The photo of mountain goat shown above was taken several years ago in South Dakota but he had to have some space because the trail we hiked this week is called Iron Goat and is located near Stevens Pass, Washington. The logo for the Great Northern Railroad is a mountain goat, hence the trail name Iron Goat refers to the company and the iron rails. It was part of the railway but is now an interesting historical and interpretive hike. The tracks were removed years ago and this line was not used after 1929 when a longer tunnel and safer route opened.
Start of the trail
Sign at the trail head
There are still a few artifacts left from the railroad days and placards are here and there along the trail to explain and give some historical facts. Not too far from the trail head it climbs steeply up the bank to connect with the main trail. After getting to the top portion it climbs very gradually, about 100 feet every mile, and is easy walking; however, like most hiking trails this one is narrow in places and rocky.
When the railroad tracks were first installed by Great Northern in 1893 hundreds of trees on the hillsides were cut down. At the time it was not known that by doing so they put the new rail line in jeopardy from slides and avalanches. The remains of snow sheds, one made of timber and others made of concrete, are still visible along the way. We puzzled over how they were able to construct the huge cement wall so far into the wilderness in 1893 but the one we reached is still standing and there are others farther along that we did not walk to. One of the tunnels has caved in or been blasted shut but the opening is still there and the placard explained how all the work was done by manual labor using pick axes, blasting, and hauling out all the rubble.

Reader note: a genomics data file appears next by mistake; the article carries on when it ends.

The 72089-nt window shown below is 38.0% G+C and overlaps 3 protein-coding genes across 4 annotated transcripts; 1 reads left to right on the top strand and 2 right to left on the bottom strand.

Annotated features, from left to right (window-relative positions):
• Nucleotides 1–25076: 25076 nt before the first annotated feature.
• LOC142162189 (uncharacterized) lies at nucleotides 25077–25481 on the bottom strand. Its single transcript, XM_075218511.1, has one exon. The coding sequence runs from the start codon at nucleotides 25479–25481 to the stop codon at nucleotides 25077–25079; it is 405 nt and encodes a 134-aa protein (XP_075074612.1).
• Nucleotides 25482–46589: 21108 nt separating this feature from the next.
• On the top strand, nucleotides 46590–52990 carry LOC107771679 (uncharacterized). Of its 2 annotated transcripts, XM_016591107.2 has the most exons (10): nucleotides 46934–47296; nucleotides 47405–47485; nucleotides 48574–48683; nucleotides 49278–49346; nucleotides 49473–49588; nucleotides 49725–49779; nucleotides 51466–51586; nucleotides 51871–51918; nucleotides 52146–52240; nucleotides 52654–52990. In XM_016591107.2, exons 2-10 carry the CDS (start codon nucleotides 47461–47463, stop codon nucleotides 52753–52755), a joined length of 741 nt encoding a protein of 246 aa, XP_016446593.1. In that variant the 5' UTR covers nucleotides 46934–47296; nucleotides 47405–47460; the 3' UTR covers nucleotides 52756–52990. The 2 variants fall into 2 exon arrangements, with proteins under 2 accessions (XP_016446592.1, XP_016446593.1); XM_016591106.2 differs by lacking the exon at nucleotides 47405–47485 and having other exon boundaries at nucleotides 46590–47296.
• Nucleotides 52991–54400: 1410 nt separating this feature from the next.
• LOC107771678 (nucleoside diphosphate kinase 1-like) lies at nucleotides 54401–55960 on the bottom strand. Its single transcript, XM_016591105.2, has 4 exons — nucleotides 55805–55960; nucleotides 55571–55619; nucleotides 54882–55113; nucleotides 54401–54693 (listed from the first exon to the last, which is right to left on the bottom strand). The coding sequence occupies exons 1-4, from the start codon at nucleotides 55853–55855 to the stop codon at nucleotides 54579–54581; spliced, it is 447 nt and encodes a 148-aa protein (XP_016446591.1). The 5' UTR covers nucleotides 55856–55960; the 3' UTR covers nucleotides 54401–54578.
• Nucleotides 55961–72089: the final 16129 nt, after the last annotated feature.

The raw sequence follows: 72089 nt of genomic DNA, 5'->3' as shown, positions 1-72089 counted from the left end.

Placard explaining about the tunnel construction
Mouth of the old tunnel
The forest is mixed, broad leafed maples, alder, birch, evergreen firs and cedars even a few golden larches. The trail was deep in maple leaves in places and I felt like a little kid rustling through them, kicking leaves. We did not see any animals except for a garter snake and birds.
The little garter snake froze when we approached so a picture was possible. I have not seen a snake for ages thus it was fun to come across a harmless little one and be able to take a photo.
There were some late flowers in bloom and some of the trees still had pretty autumn colors but many trees had already lost their leaves. Mushrooms or toadstools were hiding under the downed leaves everywhere along the way.
Vegetation and water are now making a new home on the old cement snow shed wall.
Looking up the leaf strewn trail
Mushrooms growing on the trees
Mushrooms—not checking to see if they are edible and choice but preferring to think of them as toadstools—fun to look at, not going to taste.
Thimble berry in bloom in October
Besides the Thimble berry we saw tall yellow violets, cinquefoil, foamflower, a few white daisies and miner’s lettuce.
Tall yellow violet
Golden Larch trees formed a line on the hill across the way
View looking out from the snow shed wall
This would be a good hike for families with children. The only slightly difficult part was the steep rocky ascent to the main trail which, of course, has to be gone down on the return trip. Going down is always harder for me because it jars the knees and puts additional stress on my legs. There is an outhouse at the trail head with a compostable toilet. It is nicer than the outhouse at the Ranger Station and the only restroom facilities with flush toilets are miles and miles away. Just something to consider especially when taking children along.